Africa for Women's Rights | L'afrique pour les droits des femmes

To content | To menu | To search

Tag - Maputo Protocol

Entries feed - Comments feed

Friday 23 July 2010

Uganda becomes the 28th State Party to the Maputo Protocol!


The Coalition of the Campaign welcomes the ratification by Uganda of the Protocol to the African Charter on Human and Peoples' Rights on the Rights of Women in Africa (Maputo Protocol), on July 22, 2010. In acceding to this instrument, the Ugandan authorities have formally committed to promote and protect the rights of women guaranteed by this Protocol. In accordance with the provisions of this Protocol, the Ugandan authorities committed to take all necessary measures, including by adopting an adequate legislative framework, to fight against all forms of discrimination against women, ensure their rights to dignity, life, safety, health, access to justice, education, participate in political processes or their social and economic rights.

The Coalition of the campaign recalls that although several laws have been recently enacted by the Ugandan authorities to improve the situation of women, their implementation continues to be hindered by the persistence of deeply entenched traditions and patriarchal attitudes, especially in rural areas. The Coalition calls on Uganda to organize as soon as possible raise-awareness campaigns on the provisions of the Maputo Protocol, also directed to those responsible for law enforcement.

The Coalition of the Campaign Africa for Women's Rights: Ratify and Respect struggle for African states to ratify, without reservations, the international and regional instruments for the protection of women's rights and for them to respect their commitments. Since the launch of the campaign in 2009, 3 States have ratified the Maputo Protocol - the Democratic Republic of Congo (DRC), Cameroon and Uganda, bringing to 28 the number of African Union (AU) member states parties to the Protocol - and 2 States have ratified the Protocol to the CEDAW - Guinea-Bissau and Equatorial Guinea - bringing to 19 the number of AU member States Parties to this Protocol.

Friday 10 July 2009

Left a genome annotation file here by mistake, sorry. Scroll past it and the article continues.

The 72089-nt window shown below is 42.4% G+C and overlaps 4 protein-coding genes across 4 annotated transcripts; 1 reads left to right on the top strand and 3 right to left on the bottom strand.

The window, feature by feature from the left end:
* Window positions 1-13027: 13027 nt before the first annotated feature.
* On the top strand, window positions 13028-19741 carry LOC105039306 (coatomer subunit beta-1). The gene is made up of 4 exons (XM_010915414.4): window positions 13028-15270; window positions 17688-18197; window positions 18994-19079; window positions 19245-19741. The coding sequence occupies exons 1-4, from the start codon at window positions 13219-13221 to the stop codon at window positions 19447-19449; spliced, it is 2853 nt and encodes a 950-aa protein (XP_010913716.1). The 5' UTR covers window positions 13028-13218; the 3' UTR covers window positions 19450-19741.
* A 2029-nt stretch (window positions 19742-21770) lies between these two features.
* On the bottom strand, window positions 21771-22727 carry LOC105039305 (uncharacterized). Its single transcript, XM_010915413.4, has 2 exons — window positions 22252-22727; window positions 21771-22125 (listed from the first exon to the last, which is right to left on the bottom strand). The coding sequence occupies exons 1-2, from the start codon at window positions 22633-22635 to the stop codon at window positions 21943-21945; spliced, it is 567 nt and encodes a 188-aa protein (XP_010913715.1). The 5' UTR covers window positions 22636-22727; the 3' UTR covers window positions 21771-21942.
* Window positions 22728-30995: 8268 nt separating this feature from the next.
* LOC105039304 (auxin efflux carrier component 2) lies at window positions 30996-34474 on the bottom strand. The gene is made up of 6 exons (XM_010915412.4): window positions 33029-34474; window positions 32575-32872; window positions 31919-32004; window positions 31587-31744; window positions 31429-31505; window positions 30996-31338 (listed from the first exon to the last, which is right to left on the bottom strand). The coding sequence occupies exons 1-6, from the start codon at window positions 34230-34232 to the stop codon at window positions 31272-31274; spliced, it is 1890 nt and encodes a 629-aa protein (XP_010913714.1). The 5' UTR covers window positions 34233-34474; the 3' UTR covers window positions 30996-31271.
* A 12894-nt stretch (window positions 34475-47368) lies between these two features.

Press Statement

The coalition of the campaign "Africa for women's rights : ratify and respect !" issues a call to states that have failed to ratify the Protocol to the African Charter on the Rights of Women in Africa

version française

11 July 2009 - Today marks the sixth anniversary of the adoption of the Protocol to the African Charter on Human and Peoples' Rights on the Rights of Women in Africa. Adopted in 2003 in Maputo, Mozambique, the Protocol entered into force in 2005 and has now been ratified by the majority of African states which have thus committed themselves to “ensur(ing) that the rights of women are promoted, realised and protected”. However, 26 States have yet to ratify the Protocol** .

This Protocol, like the United Nations Convention on the Elimination of all forms of Discrimination Against Women (CEDAW Convention) which has been ratified by almost all African States, provides a legal framework of reference for ensuring respect for women's human rights: elimination of discrimination and harmful practices; right to life and to physical integrity; equality in the domain of the family and civil rights; access to justice; right to participate in the political process; protection in armed conflicts; economic rights and social protection; right to health and food security, etc.

Convinced that the fight against discrimination and violence against women requires changes to the the legal framework, on 8 March this year over one hundred organisations launched the campaign “Africa for Women's Rights: Ratify and Respect” calling on African States to ratify the Maputo Protocol and the other women's rights protection instruments and to take all necessary measures to guarantee respect of their provisions.

Initiated by the International Federation for Human Rights (FIDH), in cooperation with five African regional organisations*** , this campaign has the support of patrons including the Nobel Peace Prize Laureates Archbishop Desmond Tutu and Shirin Ebadi, the Nobel Literature Prize Laureates Wole Soyinka and Nadine Gordimer, the artists Angélique Kidjo, Tiken Jah Fakoly and Youssou N'Dour, as well as Ms. Soyata Maiga, Special Rapporteur of the African Commission on Human and Peoples' Rights on the Rights of Women in Africa.

All the organisations involved in the campaign, and the campaign's patrons, call on the Presidents of the 26 states that have not yet done so, to seize the occasion of this anniversary to ratify the Protocol to the African Charter on the Rights of Women in Africa and thus affirm their commitments to respecting the rights of women.

** Algeria, Botswana, Burundi, Cameroon, Central African Republic, Chad, Congo-Brazzaville, Egypt, Equatorial Guinea, Eritrea, Ethiopia, Gabon, Guinea, Ivory Coast, Kenya, Madagascar, Mauritius, Niger, Saharawi Arabic Democratic Republic, Sao Tome et Principe, Sierra Leone, Somalia, Sudan, Swaziland, Tunisia, Uganda

*** Femmes Africa Solidarités (FAS), Women in Law in South Africa (WLSA), African Center for Democracy and Human Rights Studies (ACDHRS), Women in Law and Development in Africa (WILDAF) et Women's aid Collective (WACOL)